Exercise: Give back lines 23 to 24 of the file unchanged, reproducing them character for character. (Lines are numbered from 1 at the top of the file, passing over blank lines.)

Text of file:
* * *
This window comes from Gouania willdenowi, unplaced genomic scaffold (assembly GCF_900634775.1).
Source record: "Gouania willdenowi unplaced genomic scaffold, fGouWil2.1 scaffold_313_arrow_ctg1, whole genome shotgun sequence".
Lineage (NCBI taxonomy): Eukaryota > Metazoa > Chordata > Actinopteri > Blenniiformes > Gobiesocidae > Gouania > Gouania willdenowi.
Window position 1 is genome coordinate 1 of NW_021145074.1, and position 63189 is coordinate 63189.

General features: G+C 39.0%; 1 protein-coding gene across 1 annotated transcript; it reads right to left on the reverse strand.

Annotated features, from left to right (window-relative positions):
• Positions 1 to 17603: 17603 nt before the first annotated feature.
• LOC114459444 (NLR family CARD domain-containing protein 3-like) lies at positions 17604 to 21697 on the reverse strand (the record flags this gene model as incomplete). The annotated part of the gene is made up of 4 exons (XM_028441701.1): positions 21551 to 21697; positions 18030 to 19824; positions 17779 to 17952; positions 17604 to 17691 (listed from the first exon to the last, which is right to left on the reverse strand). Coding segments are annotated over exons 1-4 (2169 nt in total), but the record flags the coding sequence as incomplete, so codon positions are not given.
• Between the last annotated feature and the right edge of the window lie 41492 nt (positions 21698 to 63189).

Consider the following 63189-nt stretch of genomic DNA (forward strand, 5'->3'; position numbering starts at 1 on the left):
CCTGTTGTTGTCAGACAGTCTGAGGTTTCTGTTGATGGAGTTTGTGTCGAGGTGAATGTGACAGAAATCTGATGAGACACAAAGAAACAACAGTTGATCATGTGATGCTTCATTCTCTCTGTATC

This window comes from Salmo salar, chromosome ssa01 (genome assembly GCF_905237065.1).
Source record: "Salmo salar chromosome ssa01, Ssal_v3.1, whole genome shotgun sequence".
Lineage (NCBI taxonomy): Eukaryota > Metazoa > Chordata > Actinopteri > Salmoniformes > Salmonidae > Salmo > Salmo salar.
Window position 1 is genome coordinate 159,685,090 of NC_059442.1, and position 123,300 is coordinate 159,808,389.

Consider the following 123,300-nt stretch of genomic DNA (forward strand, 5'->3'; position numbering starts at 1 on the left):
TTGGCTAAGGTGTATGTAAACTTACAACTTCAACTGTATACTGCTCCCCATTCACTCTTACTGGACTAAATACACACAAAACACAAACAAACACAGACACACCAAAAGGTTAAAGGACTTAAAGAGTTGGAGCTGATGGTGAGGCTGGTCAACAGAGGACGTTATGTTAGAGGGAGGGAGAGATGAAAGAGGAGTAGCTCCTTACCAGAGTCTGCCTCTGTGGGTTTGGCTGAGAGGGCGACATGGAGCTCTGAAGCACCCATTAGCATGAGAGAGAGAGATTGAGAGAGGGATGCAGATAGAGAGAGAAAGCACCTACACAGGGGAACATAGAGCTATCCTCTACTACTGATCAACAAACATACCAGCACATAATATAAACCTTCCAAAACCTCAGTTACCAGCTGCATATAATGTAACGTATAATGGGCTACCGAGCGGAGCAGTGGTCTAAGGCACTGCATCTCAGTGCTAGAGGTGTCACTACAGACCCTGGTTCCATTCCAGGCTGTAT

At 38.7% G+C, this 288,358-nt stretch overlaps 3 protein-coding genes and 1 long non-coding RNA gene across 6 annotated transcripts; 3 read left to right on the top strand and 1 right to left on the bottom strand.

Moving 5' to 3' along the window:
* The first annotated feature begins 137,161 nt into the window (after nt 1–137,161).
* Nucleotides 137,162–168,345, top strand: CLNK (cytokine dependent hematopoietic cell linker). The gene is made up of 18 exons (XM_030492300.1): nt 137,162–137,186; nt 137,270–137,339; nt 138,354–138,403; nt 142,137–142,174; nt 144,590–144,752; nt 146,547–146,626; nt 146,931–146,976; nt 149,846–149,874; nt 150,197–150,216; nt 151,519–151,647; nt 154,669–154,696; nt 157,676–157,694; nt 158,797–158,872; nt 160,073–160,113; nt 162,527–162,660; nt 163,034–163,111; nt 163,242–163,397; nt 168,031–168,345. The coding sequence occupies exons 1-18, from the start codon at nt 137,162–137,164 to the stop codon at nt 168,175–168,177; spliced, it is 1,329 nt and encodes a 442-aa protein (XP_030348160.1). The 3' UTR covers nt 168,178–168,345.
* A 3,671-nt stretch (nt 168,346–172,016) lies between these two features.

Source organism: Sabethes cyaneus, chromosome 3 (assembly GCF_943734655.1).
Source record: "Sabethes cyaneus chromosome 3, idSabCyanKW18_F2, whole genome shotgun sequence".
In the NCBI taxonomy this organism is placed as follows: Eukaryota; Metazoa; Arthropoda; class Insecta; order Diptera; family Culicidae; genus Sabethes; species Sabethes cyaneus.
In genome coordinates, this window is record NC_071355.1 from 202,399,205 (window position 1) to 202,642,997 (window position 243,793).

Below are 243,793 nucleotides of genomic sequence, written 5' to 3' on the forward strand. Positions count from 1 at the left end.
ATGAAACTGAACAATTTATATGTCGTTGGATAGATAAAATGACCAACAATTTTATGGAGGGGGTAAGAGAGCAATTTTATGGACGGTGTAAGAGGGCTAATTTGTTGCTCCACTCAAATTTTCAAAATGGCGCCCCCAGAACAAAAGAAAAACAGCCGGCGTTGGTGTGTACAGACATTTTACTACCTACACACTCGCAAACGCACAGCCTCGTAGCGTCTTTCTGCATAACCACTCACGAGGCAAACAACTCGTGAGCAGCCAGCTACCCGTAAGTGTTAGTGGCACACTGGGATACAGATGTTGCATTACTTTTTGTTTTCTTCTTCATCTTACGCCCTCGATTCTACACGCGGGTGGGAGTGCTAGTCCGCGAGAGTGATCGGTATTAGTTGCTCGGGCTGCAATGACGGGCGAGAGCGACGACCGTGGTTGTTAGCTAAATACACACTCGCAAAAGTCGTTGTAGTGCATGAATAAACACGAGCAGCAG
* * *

Source organism: Sabethes cyaneus, chromosome 3 (assembly GCF_943734655.1).
Source record: "Sabethes cyaneus chromosome 3, idSabCyanKW18_F2, whole genome shotgun sequence".